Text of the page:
There’s a certain type of role that Steve Guttenberg was born to play. Guttenberg is one of the few actors who can claim to be both a mainstream leading actor and a “that guy,” possessing one of the blandest faces and personas ever to grace the screen. He’s the kind of actor you deploy in inoffensive family fare, bland comedies, or white-bread movies of the week: he holds the screen, delivers his lines, and generally does a pretty competent job of things. But he’s also uniquely talented at delivering utterly bizarre material as blandly as if he was in any of the above. Enter 1988’s High Spirits.
Set in writer/director Neil Jordan(!)’s native Ireland, High Spirits is a madcap farce starring a probably inebriated Peter O’Toole as Peter Plunkett, the suicidal owner of an immaculately production-designed but economically failing castle bed & breakfast. Upon rebranding the place as “the most haunted castle in Europe,” he receives a minor influx of American guests, who are initially disappointed in the fake scares he’s cooked up. Of course, unbeknownst to Plunkett or his guests, real ghosts lurk within the castle walls, and hijinks ensue.
Among those hijinks (and there are many) is a truly strange love triangle between Daryl Hannah (a ghost), Liam Neeson (a ghost), and Steve Guttenberg (a Guttenberg).
Falling in love with a ghost is complicated. Or rather, it would be complicated for a character played by any actor other than Steve Guttenberg. My man has a way of boiling every role down into an easily-digestible slurry of motivation, mugging, and Guttenberg. In High Spirits, his character Jack is obsessed with sex. We know he’s obsessed with sex, because he constantly complains to his disinterested wife Sharon (Beverly D’Angelo) that she never wants to bang him. I don’t think there’s anything else on Jack’s mind. We certainly don’t hear about it.
Luckily, Jack gets drunk enough early on to run into the wrong bedroom, where he meets Mary (Hannah) - a centuries-old ghost trapped in a neverending cycle of re-enacting her wedding-night murder at the hands of her husband Martin (Neeson). One-track Jack doesn’t pay much attention to the murder, though; he’s more interested in what Mary’s hiding behind her suspiciously sheer wedding dress. Almost by accident, he interrupts the murder cycle, freeing Mary to pursue ghost love with whomever she chooses.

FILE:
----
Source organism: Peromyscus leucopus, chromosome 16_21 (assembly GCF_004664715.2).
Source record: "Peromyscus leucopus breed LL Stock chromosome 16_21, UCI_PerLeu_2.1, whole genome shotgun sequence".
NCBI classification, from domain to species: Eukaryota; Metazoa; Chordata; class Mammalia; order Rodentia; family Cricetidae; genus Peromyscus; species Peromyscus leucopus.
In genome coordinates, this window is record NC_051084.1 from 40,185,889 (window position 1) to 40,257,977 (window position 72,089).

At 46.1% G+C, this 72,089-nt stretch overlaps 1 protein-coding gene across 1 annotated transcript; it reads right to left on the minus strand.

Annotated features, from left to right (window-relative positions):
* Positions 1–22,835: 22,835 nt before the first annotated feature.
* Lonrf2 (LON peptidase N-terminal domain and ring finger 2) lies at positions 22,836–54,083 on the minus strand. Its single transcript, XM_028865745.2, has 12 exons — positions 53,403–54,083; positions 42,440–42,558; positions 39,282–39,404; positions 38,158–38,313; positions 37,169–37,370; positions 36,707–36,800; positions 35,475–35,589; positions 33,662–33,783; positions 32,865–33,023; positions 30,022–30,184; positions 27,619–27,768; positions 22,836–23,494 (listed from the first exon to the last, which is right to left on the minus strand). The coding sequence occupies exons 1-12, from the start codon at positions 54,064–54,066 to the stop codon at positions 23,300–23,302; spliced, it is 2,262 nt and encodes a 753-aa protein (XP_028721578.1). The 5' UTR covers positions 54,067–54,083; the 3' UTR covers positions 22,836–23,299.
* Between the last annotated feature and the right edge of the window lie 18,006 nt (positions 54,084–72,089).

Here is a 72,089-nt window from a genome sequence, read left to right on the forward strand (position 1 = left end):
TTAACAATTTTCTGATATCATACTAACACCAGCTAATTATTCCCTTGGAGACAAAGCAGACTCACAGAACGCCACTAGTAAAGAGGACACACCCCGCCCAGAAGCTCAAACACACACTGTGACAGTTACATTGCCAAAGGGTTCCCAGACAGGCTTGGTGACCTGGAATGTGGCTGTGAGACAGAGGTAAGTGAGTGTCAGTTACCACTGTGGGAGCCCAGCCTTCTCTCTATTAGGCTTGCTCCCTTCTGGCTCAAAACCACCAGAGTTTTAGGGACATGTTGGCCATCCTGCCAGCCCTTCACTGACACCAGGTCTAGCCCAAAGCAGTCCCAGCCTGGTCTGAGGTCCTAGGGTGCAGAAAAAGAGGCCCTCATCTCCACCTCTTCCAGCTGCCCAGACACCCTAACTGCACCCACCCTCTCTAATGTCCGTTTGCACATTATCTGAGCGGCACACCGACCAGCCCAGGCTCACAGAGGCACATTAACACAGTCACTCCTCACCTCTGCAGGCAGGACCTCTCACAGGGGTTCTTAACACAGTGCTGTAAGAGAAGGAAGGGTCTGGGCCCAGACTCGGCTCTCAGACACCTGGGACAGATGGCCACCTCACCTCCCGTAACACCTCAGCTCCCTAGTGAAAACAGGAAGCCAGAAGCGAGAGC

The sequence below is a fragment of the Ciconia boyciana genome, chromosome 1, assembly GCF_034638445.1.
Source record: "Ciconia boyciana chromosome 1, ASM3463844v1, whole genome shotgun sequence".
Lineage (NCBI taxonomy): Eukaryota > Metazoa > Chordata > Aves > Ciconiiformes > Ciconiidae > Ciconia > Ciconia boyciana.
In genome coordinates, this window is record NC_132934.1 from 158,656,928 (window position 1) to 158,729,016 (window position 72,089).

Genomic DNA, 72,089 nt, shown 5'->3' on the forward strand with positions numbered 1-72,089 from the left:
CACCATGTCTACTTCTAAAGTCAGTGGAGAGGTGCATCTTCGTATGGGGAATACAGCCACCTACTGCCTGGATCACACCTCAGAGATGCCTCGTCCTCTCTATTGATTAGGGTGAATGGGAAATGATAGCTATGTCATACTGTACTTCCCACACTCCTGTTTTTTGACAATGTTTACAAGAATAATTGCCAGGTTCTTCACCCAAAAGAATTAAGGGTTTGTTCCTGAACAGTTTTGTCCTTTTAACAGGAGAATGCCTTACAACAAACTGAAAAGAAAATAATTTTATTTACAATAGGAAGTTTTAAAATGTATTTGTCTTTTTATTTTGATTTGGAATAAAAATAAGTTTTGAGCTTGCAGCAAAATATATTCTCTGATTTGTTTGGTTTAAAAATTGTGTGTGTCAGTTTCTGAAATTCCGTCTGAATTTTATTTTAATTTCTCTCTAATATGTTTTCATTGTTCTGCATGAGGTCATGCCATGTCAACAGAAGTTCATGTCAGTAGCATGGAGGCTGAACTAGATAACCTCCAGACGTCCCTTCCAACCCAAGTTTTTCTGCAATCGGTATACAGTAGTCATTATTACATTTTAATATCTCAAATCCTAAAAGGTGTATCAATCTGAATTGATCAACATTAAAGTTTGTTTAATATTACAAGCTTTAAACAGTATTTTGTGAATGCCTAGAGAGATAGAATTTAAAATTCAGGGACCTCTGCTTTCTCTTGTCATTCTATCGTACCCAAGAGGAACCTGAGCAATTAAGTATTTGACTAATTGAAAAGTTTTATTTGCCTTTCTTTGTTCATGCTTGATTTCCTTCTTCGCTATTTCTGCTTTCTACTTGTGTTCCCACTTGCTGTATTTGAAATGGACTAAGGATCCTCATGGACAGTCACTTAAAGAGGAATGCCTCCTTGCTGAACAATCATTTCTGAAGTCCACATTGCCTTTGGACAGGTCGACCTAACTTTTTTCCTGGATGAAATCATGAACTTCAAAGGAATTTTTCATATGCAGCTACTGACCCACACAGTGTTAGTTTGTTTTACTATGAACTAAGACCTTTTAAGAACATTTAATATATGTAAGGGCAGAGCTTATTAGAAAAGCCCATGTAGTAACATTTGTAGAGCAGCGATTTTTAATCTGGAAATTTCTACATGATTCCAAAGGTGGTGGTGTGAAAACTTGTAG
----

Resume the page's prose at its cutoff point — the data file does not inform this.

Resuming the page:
Horn-dog Jack leaps at this opportunity, naturally, at which point we learn The Rules Of Ghost Sex. The only contact ghosts are allowed to have with the living is “scalping,” which involves no ticket resales or skull exposure, but does involve the ghost phasing through the person in question, causing sparkly effects and a trademark Guttenberg grin. Actual sex is forbidden. It’s not really explained how they’d do it, given that their place on the solid-ethereal continuum seems to change from scene to scene, but it doesn’t matter. Fuck a ghost, and that ghost ages all the years they would have since their death, doomed to whatever decrepitude that might be. That punishment can only be reversed by “a virtuous heart,” which is where things get truly questionable.
Turns out Jack's heart qualifies! This horny, horny man, who declares his love for Mary after knowing her a day or less, is "virtuous" enough to rescue her from 200-year-old age makeup after they inevitably bang. Whoever’s adjudicating this shit gave up caring long ago. All it takes is a quick “I love you” and she Denethors right back to her wedding-night self. Through another strange series of accidents (there are a ton of those in High Spirits), she comes back to life, presumably to bone Steve Guttenberg until the end of time.
Liam Neeson’s Martin isn’t happy with any of this, but that’s okay. He stumbles upon Beverly D’Angelo’s Sharon having a shower, and after perving on and groping her attempts to seduce her, going so far as to maniacally drive a floating ghost car after her at one point. Sharon goes through a terrifying ordeal, but for some reason, it provokes her to discover her long-lost sex drive and happily turn into a ghost, presumably to bone Liam Neeson until the end of time.
Coming from a director like Neil Jordan, it’s not surprising to learn that High Spirits draws from Irish folklore for its treatment of ghosts. There’s a lot of talk of mythological Irish banshees, and you get a sense there’s more history and lore behind the scenes than appears on screen. Jordan has said that the film was more or less taken away from him in the edit; it’d be interesting to see what his version looked like.
But in the released version, whatever gravitas the tragic ghost characters might have had is lost the moment they come into contact with the drama wrecking ball that is Steve Guttenberg. Guttenberg embodies average American comedy so fully that he feels out of place in High Spirits’ energetic, elaborately designed mayhem. His entire storyline feels like a studio note, as if the film’s backers panicked at the idea of a quirky farce about Peter O’Toole dealing with a castle full of Irish ghosts. That may well have been the case.
High Spirits received terrible reviews, but it wasn’t a career ruiner. Neil Jordan, of course, forged a super respectable career with films like Interview With The Vampire and The Crying Game. Daryl Hannah went on to work for Quentin Tarantino and the Wachowskis. Liam Neeson made a career as a serious actor, then another as a Key & Peele joke. Only Guttenberg has remained trapped where he began, in middle-of-the-road TV movie hell. Dude’s 57. Maybe it’s time somebody took a chance on him.